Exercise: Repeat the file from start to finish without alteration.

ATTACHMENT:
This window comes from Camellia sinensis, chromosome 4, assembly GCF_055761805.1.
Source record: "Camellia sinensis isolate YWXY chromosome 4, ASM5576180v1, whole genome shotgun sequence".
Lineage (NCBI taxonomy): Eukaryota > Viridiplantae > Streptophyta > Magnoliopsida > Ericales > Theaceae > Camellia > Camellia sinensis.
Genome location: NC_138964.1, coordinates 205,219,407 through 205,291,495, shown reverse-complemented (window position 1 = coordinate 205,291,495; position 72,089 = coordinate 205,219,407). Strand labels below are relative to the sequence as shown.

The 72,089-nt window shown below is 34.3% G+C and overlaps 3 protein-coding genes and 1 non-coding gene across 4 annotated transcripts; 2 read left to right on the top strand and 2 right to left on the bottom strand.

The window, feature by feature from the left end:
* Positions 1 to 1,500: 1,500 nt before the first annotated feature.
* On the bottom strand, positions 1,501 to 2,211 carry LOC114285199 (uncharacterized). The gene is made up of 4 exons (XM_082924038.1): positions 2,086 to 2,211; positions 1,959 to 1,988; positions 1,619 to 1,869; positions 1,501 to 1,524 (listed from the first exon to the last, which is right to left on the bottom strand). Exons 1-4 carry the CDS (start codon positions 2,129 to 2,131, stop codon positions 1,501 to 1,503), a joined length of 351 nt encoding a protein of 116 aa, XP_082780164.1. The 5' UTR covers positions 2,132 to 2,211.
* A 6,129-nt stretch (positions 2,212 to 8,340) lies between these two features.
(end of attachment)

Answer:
This window comes from Camellia sinensis, chromosome 4, assembly GCF_055761805.1.
Source record: "Camellia sinensis isolate YWXY chromosome 4, ASM5576180v1, whole genome shotgun sequence".
Lineage (NCBI taxonomy): Eukaryota > Viridiplantae > Streptophyta > Magnoliopsida > Ericales > Theaceae > Camellia > Camellia sinensis.
Genome location: NC_138964.1, coordinates 205,219,407 through 205,291,495, shown reverse-complemented (window position 1 = coordinate 205,291,495; position 72,089 = coordinate 205,219,407). Strand labels below are relative to the sequence as shown.

The 72,089-nt window shown below is 34.3% G+C and overlaps 3 protein-coding genes and 1 non-coding gene across 4 annotated transcripts; 2 read left to right on the top strand and 2 right to left on the bottom strand.

The window, feature by feature from the left end:
* Positions 1 to 1,500: 1,500 nt before the first annotated feature.
* On the bottom strand, positions 1,501 to 2,211 carry LOC114285199 (uncharacterized). The gene is made up of 4 exons (XM_082924038.1): positions 2,086 to 2,211; positions 1,959 to 1,988; positions 1,619 to 1,869; positions 1,501 to 1,524 (listed from the first exon to the last, which is right to left on the bottom strand). Exons 1-4 carry the CDS (start codon positions 2,129 to 2,131, stop codon positions 1,501 to 1,503), a joined length of 351 nt encoding a protein of 116 aa, XP_082780164.1. The 5' UTR covers positions 2,132 to 2,211.
* A 6,129-nt stretch (positions 2,212 to 8,340) lies between these two features.